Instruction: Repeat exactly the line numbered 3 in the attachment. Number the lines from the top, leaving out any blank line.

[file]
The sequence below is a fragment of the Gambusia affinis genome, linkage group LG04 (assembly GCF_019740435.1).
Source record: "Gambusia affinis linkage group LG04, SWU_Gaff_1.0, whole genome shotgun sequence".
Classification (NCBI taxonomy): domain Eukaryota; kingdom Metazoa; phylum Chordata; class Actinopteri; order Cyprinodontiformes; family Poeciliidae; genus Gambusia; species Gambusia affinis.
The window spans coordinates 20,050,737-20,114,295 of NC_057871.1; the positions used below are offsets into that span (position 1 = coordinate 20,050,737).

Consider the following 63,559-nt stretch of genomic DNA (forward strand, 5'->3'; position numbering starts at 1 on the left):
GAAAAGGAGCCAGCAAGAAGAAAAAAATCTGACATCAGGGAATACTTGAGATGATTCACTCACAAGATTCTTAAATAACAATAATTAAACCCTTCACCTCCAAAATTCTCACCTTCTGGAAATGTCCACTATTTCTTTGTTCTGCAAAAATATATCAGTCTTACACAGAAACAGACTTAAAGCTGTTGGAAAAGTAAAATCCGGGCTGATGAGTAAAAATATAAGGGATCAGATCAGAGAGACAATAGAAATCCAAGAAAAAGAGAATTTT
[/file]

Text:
Classification (NCBI taxonomy): domain Eukaryota; kingdom Metazoa; phylum Chordata; class Actinopteri; order Cyprinodontiformes; family Poeciliidae; genus Gambusia; species Gambusia affinis.